A Quiet Transition at Jackson Life

The succession of Jackson National Life CEO Clark Manning by Mike Wells (at left), a 15-year veteran at the U.S. unit of Prudential plc and the incumbent COO, is not expected to change much at the firm, which counts management continuity as a contributor to its success in the variable annuity market.

In a transition that is expected to have little material impact on operations, Mike Wells, Jackson National Life’s vice chairman and chief operation officer, will take over as president and CEO of Jackson National Life at the end of 2010, succeeding Clark Manning.

Wells will also become executive director of the board ofLondon-based Prudential plc, Jackson’s parent, which is no relation to Prudential Financial in the U.S. He joined Jackson National Life in 1995 as president of the company’s distribution arm and has been COO for nine years.

Wells told RIJ that his role won’t change a lot when his title changes.

“Almost 90% of the firm already reported to me,” he said in an interview. “Right now I go to London about 10 times a year. That will probably change to monthly.” His team will not change either, he added. “The whole crew has been here about 15 years. We’re a pretty experienced team. Most of us can do each other’s jobs.”

Jackson National Life is one of the variable annuity issuers, along with MetLife and Prudential, which have taken advantage of the shakeout in the variable annuity industry that followed the 2008-2009 financial crisis. They’ve picked up market share as other issuers have, by choice or necessity, reduced their exposure to the product. 

The firm sold $6.82 billion worth of benefit-rich variable annuity contracts in the first half of 2010, up from just $3.76 billion in the first half of 2009. From June 2009 to June 2010, its market share jumped 3.66%, to almost 11%. Only Prudential Financial had a greater gain in market share, jumping 4.87% to 15.66%.  

Wells said that his company has thrived because of its VA’s stable pricing and generous features, and because of the firm’s consistent wholesaling effort throughout the VA arms race and bust.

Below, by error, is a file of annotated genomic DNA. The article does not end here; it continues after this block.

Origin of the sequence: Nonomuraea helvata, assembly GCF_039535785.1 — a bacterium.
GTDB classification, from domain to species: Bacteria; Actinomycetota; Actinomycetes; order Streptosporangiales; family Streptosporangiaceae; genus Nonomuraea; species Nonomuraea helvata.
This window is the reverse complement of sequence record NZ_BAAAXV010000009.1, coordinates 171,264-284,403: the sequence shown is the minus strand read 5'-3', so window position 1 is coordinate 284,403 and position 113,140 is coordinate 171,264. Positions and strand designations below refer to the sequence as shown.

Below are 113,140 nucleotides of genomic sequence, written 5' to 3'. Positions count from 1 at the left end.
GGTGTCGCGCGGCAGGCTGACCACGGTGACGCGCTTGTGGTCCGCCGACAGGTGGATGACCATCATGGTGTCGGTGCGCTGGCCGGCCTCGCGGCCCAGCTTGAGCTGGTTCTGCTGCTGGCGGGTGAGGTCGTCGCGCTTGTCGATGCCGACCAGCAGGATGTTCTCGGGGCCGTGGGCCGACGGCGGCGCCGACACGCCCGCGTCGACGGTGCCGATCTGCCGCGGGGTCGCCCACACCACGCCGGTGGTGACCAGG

“This is a cyclical business,” he told RIJ. “Going into the last peak of the cycle, everyone was fighting for market share. You saw the most mispricing, the craziest promotions. We’re at our least competitive in a situation like that, because we hedge fully. Then all of a sudden, our competitors were pulling products. Products that they said were fine were gone. But we were there with the same product.”

In the ensuing flight to financially-strong issuers, Jackson National—which is also not publicly traded and therefore didn’t have a battered share price over the winter of 2008-2009, and was not involved in the Troubled Assets Relief Program (TARP)—was there to pick the business lost by companies that were.     

“Our business reputation was enhanced by our behavior and by the behavior of our competitors,” Wells added. “The [subsequent] growth in the number of reps selling our product and the growth in the dollar amount per ticket, all add up to the dollar amount [of quarterly VA sales] that you’re seeing now. We’ve increased our guarantees, but we’re also investing heavily on the service and technology side. We know service has to be high to deal with the top reps.”

During his tenure at Jackson National, Wells was involved in the 1998 creation of National Planning Holdings, a network of four independent broker-dealers, and Curian Capital LLC, a separately managed accounts provider, in 2003. From 1995, when Wells joined Jackson, to 2009, total sales and deposits rose to $15.2 billion from $2.3 billion. 

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